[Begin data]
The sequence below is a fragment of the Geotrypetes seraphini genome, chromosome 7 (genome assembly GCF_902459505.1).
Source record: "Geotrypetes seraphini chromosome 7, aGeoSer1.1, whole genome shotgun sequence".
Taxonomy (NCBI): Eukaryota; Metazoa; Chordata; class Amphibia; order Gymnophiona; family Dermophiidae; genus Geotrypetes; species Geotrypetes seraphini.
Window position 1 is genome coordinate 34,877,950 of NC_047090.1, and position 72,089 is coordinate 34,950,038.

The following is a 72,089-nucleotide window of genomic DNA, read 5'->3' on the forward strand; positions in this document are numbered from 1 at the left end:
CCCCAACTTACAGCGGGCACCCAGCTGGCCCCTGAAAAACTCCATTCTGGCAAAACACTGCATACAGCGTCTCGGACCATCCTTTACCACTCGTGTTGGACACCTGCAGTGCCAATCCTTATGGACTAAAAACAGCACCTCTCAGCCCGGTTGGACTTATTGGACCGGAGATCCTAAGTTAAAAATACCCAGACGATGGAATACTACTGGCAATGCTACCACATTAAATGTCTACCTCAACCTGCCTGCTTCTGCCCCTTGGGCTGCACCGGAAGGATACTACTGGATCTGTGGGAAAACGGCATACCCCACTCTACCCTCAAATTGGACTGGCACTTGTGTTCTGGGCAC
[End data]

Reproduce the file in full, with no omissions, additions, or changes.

The sequence below is a fragment of the Geotrypetes seraphini genome, chromosome 7 (genome assembly GCF_902459505.1).
Source record: "Geotrypetes seraphini chromosome 7, aGeoSer1.1, whole genome shotgun sequence".
Taxonomy (NCBI): Eukaryota; Metazoa; Chordata; class Amphibia; order Gymnophiona; family Dermophiidae; genus Geotrypetes; species Geotrypetes seraphini.
Window position 1 is genome coordinate 34,877,950 of NC_047090.1, and position 72,089 is coordinate 34,950,038.

The following is a 72,089-nucleotide window of genomic DNA, read 5'->3' on the forward strand; positions in this document are numbered from 1 at the left end:
CCCCAACTTACAGCGGGCACCCAGCTGGCCCCTGAAAAACTCCATTCTGGCAAAACACTGCATACAGCGTCTCGGACCATCCTTTACCACTCGTGTTGGACACCTGCAGTGCCAATCCTTATGGACTAAAAACAGCACCTCTCAGCCCGGTTGGACTTATTGGACCGGAGATCCTAAGTTAAAAATACCCAGACGATGGAATACTACTGGCAATGCTACCACATTAAATGTCTACCTCAACCTGCCTGCTTCTGCCCCTTGGGCTGCACCGGAAGGATACTACTGGATCTGTGGGAAAACGGCATACCCCACTCTACCCTCAAATTGGACTGGCACTTGTGTTCTGGGCAC